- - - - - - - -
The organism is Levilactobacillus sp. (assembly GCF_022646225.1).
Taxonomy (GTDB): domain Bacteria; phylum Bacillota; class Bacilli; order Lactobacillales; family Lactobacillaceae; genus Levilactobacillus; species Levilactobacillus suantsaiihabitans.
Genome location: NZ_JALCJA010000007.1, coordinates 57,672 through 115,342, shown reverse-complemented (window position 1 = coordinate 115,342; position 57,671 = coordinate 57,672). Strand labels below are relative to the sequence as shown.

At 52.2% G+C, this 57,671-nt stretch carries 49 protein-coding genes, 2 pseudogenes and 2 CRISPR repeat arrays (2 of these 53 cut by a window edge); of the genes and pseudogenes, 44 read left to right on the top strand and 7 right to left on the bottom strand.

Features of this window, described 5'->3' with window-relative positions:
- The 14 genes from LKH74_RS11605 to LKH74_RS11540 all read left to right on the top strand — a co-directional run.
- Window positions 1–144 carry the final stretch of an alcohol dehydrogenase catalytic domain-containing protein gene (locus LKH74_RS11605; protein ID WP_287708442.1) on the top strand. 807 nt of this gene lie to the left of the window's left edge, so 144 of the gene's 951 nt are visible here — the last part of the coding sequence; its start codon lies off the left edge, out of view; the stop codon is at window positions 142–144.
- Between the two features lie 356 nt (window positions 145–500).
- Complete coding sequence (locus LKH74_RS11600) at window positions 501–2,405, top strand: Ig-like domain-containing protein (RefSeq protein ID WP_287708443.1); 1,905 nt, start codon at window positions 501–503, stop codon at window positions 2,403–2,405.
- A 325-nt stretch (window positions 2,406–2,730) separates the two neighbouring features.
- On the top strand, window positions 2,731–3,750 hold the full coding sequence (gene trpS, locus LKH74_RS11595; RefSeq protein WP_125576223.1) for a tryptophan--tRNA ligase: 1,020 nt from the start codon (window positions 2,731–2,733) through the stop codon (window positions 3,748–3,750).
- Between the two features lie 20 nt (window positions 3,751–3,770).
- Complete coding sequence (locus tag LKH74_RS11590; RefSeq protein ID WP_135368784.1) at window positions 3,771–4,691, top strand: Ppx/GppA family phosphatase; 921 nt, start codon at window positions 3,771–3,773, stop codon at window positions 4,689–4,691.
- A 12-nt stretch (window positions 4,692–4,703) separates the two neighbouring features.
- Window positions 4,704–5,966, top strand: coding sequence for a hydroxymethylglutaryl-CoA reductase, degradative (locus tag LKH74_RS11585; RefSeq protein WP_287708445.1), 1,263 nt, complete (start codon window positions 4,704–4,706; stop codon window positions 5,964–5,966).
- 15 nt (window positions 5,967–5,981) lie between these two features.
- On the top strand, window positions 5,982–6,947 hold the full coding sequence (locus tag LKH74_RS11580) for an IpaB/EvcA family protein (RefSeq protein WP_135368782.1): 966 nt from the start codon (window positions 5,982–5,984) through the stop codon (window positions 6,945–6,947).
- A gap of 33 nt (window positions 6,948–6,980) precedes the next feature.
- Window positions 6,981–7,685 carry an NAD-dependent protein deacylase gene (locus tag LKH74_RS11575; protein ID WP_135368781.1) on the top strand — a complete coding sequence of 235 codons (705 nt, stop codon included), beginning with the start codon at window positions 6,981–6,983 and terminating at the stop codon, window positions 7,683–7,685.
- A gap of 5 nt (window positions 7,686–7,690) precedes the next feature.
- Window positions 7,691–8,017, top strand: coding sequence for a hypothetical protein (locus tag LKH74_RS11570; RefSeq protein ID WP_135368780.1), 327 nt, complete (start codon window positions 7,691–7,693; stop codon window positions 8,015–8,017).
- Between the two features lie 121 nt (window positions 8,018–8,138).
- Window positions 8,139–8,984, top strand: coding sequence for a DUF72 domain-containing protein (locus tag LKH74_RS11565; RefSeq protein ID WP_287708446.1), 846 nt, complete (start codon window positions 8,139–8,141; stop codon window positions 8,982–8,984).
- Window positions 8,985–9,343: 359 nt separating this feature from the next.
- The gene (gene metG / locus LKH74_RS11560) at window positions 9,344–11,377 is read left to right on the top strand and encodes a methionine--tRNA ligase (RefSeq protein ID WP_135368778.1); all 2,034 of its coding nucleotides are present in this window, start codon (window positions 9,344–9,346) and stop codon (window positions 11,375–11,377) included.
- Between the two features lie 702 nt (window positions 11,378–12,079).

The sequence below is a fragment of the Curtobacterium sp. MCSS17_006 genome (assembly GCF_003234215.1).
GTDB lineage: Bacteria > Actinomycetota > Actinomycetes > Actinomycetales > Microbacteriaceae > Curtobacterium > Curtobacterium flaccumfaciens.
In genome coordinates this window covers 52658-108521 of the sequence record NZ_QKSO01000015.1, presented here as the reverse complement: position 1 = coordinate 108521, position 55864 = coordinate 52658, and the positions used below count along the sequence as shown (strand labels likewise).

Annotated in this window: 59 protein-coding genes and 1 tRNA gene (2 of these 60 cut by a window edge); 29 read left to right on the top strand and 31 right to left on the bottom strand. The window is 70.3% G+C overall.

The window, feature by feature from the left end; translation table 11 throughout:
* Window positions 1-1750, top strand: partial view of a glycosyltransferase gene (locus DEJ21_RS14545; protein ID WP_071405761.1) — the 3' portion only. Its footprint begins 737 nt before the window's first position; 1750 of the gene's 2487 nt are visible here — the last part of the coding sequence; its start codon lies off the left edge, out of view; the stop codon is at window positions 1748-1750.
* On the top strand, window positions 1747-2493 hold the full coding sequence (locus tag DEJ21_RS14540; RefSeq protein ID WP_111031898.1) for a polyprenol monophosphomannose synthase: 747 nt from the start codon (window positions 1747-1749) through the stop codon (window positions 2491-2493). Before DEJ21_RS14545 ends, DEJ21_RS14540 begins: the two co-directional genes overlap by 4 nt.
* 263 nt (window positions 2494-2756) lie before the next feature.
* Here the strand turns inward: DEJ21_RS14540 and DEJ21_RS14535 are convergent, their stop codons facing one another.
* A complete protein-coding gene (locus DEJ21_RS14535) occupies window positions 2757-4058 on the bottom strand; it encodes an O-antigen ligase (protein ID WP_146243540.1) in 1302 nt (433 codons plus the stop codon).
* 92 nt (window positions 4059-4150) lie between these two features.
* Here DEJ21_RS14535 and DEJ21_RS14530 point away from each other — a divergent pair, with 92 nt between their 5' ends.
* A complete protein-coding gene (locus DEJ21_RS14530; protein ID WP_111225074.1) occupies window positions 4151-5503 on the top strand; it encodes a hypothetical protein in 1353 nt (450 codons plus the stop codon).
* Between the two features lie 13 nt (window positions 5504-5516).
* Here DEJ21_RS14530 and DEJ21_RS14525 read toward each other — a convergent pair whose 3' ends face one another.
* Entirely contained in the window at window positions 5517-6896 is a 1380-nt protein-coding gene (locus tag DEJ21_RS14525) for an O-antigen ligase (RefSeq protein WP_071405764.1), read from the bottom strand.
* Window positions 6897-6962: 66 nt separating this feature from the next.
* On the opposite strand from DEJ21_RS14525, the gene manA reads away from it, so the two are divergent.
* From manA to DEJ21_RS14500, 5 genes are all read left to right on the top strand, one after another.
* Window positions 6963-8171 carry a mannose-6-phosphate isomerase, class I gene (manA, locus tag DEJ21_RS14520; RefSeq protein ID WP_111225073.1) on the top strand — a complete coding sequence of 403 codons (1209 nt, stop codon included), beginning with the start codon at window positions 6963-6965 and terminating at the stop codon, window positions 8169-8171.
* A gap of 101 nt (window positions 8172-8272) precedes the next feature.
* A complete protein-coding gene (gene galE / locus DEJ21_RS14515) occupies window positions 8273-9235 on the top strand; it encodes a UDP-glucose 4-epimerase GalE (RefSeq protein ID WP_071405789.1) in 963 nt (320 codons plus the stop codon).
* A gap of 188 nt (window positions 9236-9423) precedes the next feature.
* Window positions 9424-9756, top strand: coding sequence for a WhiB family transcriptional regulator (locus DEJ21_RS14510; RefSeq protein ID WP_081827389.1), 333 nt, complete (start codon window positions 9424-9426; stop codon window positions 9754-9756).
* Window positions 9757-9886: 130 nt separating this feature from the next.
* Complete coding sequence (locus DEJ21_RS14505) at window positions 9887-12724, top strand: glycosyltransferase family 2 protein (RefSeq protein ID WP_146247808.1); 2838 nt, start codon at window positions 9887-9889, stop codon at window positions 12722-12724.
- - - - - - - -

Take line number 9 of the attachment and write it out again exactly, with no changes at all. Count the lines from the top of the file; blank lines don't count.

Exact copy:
- Complete coding sequence (locus LKH74_RS11600) at window positions 501–2,405, top strand: Ig-like domain-containing protein (RefSeq protein ID WP_287708443.1); 1,905 nt, start codon at window positions 501–503, stop codon at window positions 2,403–2,405.